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Tuesday, June 25, 2024

Grad school not in doomsday scenario

The academic staff ad hoc committee recently released a report analyzing the current state of UW-Madison's graduate school and the Administration's restructuring proposal. Written by seven members of a world-class research institution, the report's conclusion was fitting: Show us more evidence.

After interviewing and surveying staff members from all echelons of the grad school, the committee found several problems, especially in grants management and federal regulation compliance. However, it ""heard no compelling argument"" for the Administration's proposed restructuring, which called for, among other changes, splintering the grad school's current chain of command into research and graduate education branches and ending a tradition of natural interaction.

That's probably not what provost Paul DeLuca and Chancellor Biddy Martin wanted to hear after their vigorous campaign of PowerPoint lectures this fall stressing the imminent financial threats of continuing the status quo.

Instead, the committee's report recommended ""the immediate formation of a committee to conduct an overarching system-wide needs analysis"" to be completed by Halloween 2010, a fitting date given the scare tactics DeLuca used all semester to convince hesitant faculty members to sign on to an ambiguous proposal.

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For DeLuca and Martin, the committee's report should hammer home a lesson the two fledgling UW administrators should have learned this fall while attempting to pacify criticism to a solution perceived by many as rushed, alarmist and worst of all, under-researched. Successfully changing the decentralized and complex grad school structure will require input and consent from all key university players.

Committee member Jenny Dahlberg summed up staff reaction well.

""I fear the provost either neglected to articulate or to consider the potential negative consequences a restructuring could have on both our national research and graduate school rankings.""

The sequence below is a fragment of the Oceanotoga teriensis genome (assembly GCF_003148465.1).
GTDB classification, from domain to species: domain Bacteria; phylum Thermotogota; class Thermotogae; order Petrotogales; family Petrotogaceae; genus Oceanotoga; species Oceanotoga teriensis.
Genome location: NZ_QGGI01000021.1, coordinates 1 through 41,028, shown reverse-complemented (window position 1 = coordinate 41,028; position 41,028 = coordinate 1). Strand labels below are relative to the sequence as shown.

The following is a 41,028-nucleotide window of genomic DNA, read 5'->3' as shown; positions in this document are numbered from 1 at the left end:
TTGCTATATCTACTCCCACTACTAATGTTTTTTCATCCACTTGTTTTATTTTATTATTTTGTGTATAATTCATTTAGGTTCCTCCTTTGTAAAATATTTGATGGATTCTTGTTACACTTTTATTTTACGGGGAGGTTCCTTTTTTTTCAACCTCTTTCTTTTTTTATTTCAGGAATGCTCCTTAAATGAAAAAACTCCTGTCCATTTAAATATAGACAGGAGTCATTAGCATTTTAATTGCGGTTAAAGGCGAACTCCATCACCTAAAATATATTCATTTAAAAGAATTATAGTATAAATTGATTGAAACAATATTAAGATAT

Indeed, it's hard to see how the Administration's proposal could directly address many of the biggest problems with the current structure. The committee's supporting documents, for example, note that UW's Research and Sponsored Programs division—responsible for processing and managing UW's $1 billion in research grants—is egregiously understaffed, handling more than twice the grants per employee as the average Big Ten university. Apparently the Administration was willing to budget $600,000 for a grandiose new hierarchy, but not to hire several desperately needed grant managers.

The best thing for Martin and DeLuca to do now is back off. Stop the doomsday lectures about near-misses and let the system of shared governance bring about change. It may seem frustratingly slow, but it is bound to be more effective and produced by those who know the system best: faculty and staff.

Changing a university system that affects thousands of employees and students must be a gradual and inclusive process. Just ask UW's own Administrative Process Redesign (APR) project. If DeLuca and Martin had, they would have learned that APR has been working with faculty, staff and administrators across the campus for more than a year to analyze, of all things, structural problems in the grants management process. APR's small staff has even implemented several solutions, including cutting the average time for setting up a grant from 113 days to just 19, saving UW-Madison millions of dollars. APR is currently working on three other projects related to improving grants management, and yet, the organization and its contributions went almost unmentioned throughout the restructuring scuffle last semester.

If DeLuca and Martin really want effective and fast changes that will be supported by faculty and staff, their best bet would be to tap into APR as much as possible. APR already has an infrastructure and effective ideology for changing complex problems, as well as a wealth of street cred among university staffers for its inclusivity and commitment to solving root problems without targeting individuals.

Another ad hoc committee is set to present its findings sometime in the next two weeks, but chances are they too will need more time to find real solutions. Put the PowerPoints away and let's try giving this shared governance thing a try. 

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